PASTOR’S PERSPECTIVE: We are the body of Christ

Recently, a Eucharistic minister related this episode.

An older man who lived alone in an apartment near the church began to weep when given the Blessed Sacrament at Sunday Mass from the hand of the above-mentioned minister.

After Mass, the same minister asked the man if he was all right. The man responded that living alone, out of touch with everyone most of the time, he was moved by the gentle way and personal touch in the voice and eye contact when the Eucharist was given to him. Some weeks, he said, it was his only contact with another person.

In celebrating the First Holy Commun-ion of children in our parish community this May, if affords all of us the opportunity to  renew and refresh our appreciation in cherishing the Blessed Sacrament as the body and blood of the Risen Lord, Jesus.

Like the man who was moved by the encounter at the time of communion, so we are put in touch with one another — as well as with Christ — in the moment of our own “communion.”

It has been said that in the action and dynamic of the Catholic Mass, the priest and people make the Eucharist (the blessing and consecration) and the Eucharist makes the assembly the Body of Christ.

We must say, and even profess, that the Sacrament of the Eucharist is not something, but rather someone — the real presence of the Risen Lord and the real present gathering of the Lord’s people, described as the Body of Christ, the assembly.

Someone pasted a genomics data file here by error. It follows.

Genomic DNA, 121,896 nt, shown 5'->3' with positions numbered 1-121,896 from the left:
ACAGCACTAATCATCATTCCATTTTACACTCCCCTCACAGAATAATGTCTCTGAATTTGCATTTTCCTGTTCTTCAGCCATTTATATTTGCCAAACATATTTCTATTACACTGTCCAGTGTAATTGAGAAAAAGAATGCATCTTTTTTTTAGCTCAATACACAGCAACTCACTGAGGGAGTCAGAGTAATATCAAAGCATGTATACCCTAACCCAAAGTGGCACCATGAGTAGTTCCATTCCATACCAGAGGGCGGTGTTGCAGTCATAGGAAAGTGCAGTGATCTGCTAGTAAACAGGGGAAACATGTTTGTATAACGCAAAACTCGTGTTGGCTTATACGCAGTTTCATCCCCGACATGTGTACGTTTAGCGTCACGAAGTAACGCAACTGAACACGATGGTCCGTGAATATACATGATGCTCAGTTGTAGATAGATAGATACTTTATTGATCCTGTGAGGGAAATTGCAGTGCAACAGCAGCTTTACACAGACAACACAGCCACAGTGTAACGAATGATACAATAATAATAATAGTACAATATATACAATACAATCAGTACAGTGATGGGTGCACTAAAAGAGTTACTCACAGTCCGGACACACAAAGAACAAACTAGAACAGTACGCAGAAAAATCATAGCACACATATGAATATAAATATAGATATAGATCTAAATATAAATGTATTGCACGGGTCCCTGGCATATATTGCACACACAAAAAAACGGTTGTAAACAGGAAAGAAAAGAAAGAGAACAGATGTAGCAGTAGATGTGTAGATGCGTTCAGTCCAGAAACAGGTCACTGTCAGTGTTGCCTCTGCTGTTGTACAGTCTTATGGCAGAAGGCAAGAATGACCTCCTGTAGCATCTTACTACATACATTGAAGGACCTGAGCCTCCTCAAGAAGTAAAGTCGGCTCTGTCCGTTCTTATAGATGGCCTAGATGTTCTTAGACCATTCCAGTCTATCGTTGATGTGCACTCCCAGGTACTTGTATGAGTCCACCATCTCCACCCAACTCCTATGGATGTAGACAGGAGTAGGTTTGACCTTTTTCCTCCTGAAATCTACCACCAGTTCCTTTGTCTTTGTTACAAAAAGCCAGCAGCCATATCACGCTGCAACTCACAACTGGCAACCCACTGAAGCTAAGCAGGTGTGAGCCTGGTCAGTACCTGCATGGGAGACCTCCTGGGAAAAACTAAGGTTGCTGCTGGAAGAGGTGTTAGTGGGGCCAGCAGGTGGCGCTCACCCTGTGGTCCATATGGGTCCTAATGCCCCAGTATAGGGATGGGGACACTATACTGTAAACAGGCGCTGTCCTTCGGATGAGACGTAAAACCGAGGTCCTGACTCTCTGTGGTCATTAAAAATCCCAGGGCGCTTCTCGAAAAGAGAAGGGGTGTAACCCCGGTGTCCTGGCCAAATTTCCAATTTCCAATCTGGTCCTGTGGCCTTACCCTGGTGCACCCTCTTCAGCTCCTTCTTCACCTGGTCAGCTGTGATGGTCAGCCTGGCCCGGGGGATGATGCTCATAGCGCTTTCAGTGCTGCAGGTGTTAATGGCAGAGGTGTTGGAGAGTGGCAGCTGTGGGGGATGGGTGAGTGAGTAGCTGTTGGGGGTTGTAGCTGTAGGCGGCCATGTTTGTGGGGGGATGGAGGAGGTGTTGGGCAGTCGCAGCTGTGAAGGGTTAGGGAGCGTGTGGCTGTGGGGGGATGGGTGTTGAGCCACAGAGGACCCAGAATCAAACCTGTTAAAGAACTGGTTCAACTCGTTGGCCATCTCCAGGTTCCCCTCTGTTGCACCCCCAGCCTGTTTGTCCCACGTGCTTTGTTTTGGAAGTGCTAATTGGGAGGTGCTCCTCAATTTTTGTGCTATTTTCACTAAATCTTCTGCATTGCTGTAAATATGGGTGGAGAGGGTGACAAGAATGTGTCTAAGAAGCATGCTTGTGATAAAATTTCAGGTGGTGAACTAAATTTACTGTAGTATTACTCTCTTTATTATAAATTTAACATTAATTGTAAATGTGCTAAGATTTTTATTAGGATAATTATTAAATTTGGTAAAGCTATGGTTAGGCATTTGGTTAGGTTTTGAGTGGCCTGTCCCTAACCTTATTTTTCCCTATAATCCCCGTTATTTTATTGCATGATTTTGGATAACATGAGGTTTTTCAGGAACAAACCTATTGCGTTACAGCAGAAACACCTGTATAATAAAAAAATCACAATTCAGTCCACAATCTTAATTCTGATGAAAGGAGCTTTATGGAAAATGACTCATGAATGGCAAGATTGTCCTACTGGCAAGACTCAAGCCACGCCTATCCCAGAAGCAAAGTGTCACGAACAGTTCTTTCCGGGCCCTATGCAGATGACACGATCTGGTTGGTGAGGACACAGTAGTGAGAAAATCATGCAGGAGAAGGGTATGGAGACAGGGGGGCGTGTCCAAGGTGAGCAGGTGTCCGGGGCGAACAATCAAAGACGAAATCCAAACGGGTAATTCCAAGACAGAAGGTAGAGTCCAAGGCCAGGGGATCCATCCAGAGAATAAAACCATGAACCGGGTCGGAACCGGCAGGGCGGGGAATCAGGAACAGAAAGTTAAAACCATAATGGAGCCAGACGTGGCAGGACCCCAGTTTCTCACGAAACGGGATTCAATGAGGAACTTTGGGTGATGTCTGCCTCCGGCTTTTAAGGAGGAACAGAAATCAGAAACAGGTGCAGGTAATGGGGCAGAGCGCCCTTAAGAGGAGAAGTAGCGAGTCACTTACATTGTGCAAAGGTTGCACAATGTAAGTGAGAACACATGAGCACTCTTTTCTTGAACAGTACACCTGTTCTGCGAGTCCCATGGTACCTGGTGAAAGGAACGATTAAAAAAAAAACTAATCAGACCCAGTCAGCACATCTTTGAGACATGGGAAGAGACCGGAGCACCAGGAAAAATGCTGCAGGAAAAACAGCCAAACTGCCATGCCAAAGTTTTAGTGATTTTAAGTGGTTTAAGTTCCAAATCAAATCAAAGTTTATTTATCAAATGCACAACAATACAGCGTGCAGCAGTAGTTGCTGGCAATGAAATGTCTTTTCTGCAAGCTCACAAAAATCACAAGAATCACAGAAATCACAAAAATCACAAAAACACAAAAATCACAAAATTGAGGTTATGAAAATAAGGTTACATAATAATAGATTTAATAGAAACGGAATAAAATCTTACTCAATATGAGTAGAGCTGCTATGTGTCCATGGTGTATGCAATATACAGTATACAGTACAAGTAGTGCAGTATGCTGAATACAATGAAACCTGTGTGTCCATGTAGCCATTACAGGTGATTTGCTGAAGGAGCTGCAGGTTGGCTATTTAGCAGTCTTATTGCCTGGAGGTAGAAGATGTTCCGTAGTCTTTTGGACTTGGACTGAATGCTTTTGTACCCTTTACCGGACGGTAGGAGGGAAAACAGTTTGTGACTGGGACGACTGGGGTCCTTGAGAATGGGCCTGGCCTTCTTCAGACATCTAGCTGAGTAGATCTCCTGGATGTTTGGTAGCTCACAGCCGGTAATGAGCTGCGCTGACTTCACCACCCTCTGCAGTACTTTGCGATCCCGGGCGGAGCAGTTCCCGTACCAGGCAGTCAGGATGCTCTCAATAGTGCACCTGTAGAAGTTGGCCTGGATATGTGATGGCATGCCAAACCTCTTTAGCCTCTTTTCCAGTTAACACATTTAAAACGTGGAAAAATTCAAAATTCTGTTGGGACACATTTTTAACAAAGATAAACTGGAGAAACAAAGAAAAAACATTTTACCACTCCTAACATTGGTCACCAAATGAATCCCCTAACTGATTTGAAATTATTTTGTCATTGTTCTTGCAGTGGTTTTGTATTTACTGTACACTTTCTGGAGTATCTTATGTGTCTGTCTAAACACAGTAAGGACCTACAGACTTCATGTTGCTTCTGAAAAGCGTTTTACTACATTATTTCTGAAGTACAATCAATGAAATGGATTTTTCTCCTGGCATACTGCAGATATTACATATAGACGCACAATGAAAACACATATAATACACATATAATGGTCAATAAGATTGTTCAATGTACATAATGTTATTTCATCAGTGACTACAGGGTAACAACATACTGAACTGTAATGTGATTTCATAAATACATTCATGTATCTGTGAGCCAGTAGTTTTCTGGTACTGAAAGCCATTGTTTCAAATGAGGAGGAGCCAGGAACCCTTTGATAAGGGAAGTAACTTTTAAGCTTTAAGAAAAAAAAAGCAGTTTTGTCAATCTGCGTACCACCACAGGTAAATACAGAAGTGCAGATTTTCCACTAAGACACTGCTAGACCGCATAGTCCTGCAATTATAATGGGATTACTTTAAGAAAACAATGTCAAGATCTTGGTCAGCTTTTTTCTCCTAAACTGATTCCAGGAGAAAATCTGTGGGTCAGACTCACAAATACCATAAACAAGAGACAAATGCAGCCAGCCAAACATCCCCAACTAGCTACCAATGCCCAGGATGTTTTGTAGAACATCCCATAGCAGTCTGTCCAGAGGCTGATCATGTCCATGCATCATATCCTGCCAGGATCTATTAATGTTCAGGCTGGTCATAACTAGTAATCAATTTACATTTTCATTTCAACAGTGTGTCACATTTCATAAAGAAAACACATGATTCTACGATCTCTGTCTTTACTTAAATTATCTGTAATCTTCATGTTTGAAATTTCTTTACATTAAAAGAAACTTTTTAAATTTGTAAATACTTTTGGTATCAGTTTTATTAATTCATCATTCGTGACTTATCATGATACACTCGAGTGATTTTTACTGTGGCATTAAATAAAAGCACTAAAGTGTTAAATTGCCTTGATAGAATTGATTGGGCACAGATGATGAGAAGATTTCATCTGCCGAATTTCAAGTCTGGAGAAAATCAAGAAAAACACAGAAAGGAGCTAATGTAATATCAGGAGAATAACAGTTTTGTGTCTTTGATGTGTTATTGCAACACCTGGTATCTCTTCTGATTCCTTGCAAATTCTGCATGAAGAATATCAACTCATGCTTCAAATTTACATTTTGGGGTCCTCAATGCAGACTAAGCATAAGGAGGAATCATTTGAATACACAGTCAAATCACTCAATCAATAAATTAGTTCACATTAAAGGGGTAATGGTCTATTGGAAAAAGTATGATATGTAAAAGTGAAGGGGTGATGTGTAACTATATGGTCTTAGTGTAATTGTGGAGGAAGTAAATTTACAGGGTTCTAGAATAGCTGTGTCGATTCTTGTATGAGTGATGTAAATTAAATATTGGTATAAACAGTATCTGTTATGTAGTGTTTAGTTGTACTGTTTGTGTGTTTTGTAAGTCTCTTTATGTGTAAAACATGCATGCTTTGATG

This is why we also say we are at our best and we look our best when many are gathered and present with each other, especially at weekend Mass. When someone is absent from Mass, then we are less than what we could be.

As with any cross one might gaze upon, the Eucharist has two dimensions, one vertical and one horizontal. A cross is made up of two pieces — the vertical wood bar pointing to heaven and the horizontal piece with the earth.

At each celebration of the Eucharist in which we participate, the vertical dimension puts us in touch with Jesus and the things of heaven — and also in touch with each other, the community of faithful gathered. The horizontal reflects the earth-bound.

The teaching about the Blessed Sacrament in the Catechism of the Catholic Church quotes St. Augustine saying, “If you are the body and members of Christ (the church), then it is yourself as well as Christ that is placed upon the altar table. For when you hear the words, ‘the body of Christ’ and respond “amen,” be then a true member of the body of Christ and let your amen be always true.”

Our joy in celebrating the First Holy Communion children in this springtime surely is made even more joyful in the hope and trust that their good parents and families will be renewed in the gift of our faith and look forward to the weekend gatherings of the church.